Lorenzana: Reports about soldiers refusing vaccines nothing but ‘rumor’
MANILA, Philippines—Defense Secretary Delfin Lorenzana on Monday (March 1) dismissed as rumors reports that some soldiers were opposed to being compelled to get vaccinated for SARS Cov2, the virus that causes COVID-19.
“Who said that?” Lorenzana told reporters on the sidelines of the first vaccinations of health workers at the military hospital V. Luna Medical Center.
“That’s just rumor. It’s not true,” he said.
He said soldiers were trained to follow orders. “If you tell them get vaccinated, they’ll get vaccinated. It’s not true that many are complaining,” Lorenzana said.
The Department of National Defense (DND) received 100,000 out of 600,000 doses of CoronaVac, the vaccine developed by Chinese company Sinovac. The Armed Forces of the Philippines (AFP) last week said it was requiring everyone in its payroll, especially its medical professionals, to get vaccinated or face sanctions.
Workers on the frontline may have no choice but get injected with CoronaVac because of the unavailability of other brands yet in the country. The AFP, however, said its personnel could choose any vaccine brand but these won’t be free.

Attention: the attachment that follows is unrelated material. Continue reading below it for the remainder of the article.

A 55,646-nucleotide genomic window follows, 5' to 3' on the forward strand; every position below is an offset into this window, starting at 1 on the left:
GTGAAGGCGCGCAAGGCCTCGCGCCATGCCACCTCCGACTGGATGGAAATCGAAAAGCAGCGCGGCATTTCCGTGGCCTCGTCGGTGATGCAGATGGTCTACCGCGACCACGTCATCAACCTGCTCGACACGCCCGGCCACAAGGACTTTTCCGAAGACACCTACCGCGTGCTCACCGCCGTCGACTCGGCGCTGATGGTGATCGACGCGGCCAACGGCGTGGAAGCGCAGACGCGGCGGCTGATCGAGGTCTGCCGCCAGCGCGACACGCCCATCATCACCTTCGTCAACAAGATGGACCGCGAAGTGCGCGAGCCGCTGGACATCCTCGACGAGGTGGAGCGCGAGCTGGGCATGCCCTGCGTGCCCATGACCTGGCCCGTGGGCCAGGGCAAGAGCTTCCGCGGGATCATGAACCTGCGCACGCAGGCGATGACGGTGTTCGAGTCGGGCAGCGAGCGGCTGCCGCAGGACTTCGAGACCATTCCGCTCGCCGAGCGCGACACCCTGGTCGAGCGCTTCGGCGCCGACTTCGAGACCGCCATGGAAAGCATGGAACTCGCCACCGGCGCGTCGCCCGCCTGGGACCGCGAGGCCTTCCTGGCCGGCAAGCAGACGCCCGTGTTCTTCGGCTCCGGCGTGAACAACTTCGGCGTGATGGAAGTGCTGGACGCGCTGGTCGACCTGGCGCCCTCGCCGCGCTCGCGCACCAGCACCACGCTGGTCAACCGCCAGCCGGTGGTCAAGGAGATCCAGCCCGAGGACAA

“If they don’t want the ones that are free, they can buy later on,” Lorenzana said. “But it is mandatory that everybody should have,” he said.
In December, however, the Food and Drug Administration said that getting inoculated against SARS Cov2 was not compulsory.
The DND and the AFP started injecting some of its personnel, who are on the frontlines, on Monday at two military hospitals—Veterans Memorial Center and V. Luna Medical Center.
Lorenzana, 72, said he would have wanted to volunteer to get inoculated with CoronaVac first to boost confidence among DND personnel, but age restrictions for the vaccine did not allow him to do so.
“I don’t understand our detractors. When the vaccines have not arrived yet, they keep criticizing us,” Lorenzana said. “When the vaccines arrived, they still criticize because Sinovac is no good,” he added.
“But 13 countries are already using Sinovac and have no complaints,” Lorenzana said.